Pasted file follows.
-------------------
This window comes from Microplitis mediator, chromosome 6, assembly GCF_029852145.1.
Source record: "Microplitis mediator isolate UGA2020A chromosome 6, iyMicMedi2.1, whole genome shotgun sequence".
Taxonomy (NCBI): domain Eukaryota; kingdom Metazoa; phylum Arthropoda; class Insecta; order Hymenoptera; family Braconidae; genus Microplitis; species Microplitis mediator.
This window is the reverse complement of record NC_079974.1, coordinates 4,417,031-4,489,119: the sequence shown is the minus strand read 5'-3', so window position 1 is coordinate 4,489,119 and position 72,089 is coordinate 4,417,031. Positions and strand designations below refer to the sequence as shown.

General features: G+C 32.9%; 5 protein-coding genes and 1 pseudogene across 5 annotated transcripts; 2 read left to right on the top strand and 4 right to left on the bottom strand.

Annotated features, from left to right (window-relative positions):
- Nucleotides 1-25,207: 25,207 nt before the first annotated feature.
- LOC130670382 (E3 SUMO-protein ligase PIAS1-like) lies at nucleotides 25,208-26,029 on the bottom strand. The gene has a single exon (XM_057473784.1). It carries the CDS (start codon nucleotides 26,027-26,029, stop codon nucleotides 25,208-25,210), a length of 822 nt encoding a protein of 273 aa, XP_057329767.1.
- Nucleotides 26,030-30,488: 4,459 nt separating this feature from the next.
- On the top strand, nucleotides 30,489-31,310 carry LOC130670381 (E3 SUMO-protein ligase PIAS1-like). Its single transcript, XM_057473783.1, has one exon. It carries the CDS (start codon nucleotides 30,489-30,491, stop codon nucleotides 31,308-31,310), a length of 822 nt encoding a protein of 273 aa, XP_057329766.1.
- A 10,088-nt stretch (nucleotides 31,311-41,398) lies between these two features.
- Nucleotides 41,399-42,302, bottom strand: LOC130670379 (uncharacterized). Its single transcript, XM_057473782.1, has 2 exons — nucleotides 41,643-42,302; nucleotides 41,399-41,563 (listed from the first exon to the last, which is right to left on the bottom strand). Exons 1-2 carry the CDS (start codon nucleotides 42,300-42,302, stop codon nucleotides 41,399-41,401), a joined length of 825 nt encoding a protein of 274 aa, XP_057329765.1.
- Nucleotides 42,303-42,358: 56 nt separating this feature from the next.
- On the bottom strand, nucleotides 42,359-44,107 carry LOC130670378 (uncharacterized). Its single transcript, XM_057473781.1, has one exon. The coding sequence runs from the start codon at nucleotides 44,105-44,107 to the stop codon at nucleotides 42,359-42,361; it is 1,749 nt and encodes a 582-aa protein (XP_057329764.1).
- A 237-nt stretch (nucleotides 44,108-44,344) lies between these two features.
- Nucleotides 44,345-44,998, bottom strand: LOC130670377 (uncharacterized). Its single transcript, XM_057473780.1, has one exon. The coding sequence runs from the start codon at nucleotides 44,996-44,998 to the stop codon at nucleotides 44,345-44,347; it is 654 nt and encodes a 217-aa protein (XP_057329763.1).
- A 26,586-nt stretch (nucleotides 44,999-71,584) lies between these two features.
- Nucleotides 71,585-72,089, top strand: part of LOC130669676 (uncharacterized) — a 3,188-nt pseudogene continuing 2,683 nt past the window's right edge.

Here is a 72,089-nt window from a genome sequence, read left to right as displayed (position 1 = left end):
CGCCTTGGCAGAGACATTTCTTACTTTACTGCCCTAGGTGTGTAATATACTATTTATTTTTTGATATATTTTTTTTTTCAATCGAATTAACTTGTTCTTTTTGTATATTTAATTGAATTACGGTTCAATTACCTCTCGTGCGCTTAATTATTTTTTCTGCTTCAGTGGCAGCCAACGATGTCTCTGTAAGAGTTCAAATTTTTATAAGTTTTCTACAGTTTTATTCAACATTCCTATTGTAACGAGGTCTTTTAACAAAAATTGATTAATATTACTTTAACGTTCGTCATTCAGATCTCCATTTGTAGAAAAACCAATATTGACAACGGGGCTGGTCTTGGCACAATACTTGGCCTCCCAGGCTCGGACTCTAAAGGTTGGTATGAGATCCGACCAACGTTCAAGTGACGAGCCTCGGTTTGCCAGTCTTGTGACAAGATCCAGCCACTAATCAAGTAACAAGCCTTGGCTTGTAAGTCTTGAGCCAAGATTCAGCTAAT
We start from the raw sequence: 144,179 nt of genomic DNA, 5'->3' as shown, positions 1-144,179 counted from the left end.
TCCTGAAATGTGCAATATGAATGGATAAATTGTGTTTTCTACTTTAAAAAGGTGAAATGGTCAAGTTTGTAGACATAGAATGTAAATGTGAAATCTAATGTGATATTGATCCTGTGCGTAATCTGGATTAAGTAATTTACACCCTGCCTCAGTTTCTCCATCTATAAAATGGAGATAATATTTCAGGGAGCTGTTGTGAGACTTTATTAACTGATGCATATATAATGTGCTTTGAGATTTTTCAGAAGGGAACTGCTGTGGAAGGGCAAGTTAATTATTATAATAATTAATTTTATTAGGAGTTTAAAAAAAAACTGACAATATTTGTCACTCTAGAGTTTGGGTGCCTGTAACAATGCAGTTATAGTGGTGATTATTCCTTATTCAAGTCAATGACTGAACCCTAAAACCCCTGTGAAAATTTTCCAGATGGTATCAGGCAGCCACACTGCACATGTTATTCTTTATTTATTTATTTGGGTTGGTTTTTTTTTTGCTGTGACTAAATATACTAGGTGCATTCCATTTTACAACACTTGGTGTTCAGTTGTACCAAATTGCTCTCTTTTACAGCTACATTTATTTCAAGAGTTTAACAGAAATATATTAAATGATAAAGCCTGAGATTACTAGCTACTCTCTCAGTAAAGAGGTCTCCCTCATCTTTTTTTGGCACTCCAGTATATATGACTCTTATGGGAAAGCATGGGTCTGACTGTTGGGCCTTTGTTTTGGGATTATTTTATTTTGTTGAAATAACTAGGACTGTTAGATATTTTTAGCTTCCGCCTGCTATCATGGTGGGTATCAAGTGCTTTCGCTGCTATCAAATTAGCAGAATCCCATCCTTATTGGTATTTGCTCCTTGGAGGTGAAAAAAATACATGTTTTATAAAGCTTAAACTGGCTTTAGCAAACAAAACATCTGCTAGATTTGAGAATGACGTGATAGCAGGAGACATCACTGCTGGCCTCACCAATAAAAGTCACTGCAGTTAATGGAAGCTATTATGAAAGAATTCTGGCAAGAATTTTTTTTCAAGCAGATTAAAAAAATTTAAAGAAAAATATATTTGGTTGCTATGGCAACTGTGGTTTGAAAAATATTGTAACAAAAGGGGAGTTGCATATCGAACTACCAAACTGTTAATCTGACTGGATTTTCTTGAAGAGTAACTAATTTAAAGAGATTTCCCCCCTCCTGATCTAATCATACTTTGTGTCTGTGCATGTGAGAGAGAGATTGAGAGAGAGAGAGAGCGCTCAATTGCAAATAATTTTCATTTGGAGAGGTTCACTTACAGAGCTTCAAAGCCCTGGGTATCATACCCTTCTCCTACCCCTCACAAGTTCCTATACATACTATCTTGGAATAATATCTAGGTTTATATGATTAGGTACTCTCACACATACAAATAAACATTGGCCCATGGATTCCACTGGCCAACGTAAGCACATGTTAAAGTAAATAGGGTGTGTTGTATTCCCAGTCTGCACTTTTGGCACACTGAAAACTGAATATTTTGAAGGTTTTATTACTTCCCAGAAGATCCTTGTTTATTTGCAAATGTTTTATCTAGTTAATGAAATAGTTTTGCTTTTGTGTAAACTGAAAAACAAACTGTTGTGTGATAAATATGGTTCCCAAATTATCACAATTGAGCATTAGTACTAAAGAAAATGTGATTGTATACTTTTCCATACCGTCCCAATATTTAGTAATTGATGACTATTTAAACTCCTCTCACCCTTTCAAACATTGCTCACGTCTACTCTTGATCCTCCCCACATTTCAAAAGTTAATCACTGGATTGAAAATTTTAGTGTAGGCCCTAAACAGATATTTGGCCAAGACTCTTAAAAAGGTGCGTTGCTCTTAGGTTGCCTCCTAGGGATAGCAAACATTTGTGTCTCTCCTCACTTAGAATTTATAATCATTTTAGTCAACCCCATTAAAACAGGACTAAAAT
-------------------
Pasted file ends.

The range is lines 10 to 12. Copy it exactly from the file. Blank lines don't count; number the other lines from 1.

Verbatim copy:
- On the top strand, nucleotides 30,489-31,310 carry LOC130670381 (E3 SUMO-protein ligase PIAS1-like). Its single transcript, XM_057473783.1, has one exon. It carries the CDS (start codon nucleotides 30,489-30,491, stop codon nucleotides 31,308-31,310), a length of 822 nt encoding a protein of 273 aa, XP_057329766.1.
- A 10,088-nt stretch (nucleotides 31,311-41,398) lies between these two features.
- Nucleotides 41,399-42,302, bottom strand: LOC130670379 (uncharacterized). Its single transcript, XM_057473782.1, has 2 exons — nucleotides 41,643-42,302; nucleotides 41,399-41,563 (listed from the first exon to the last, which is right to left on the bottom strand). Exons 1-2 carry the CDS (start codon nucleotides 42,300-42,302, stop codon nucleotides 41,399-41,401), a joined length of 825 nt encoding a protein of 274 aa, XP_057329765.1.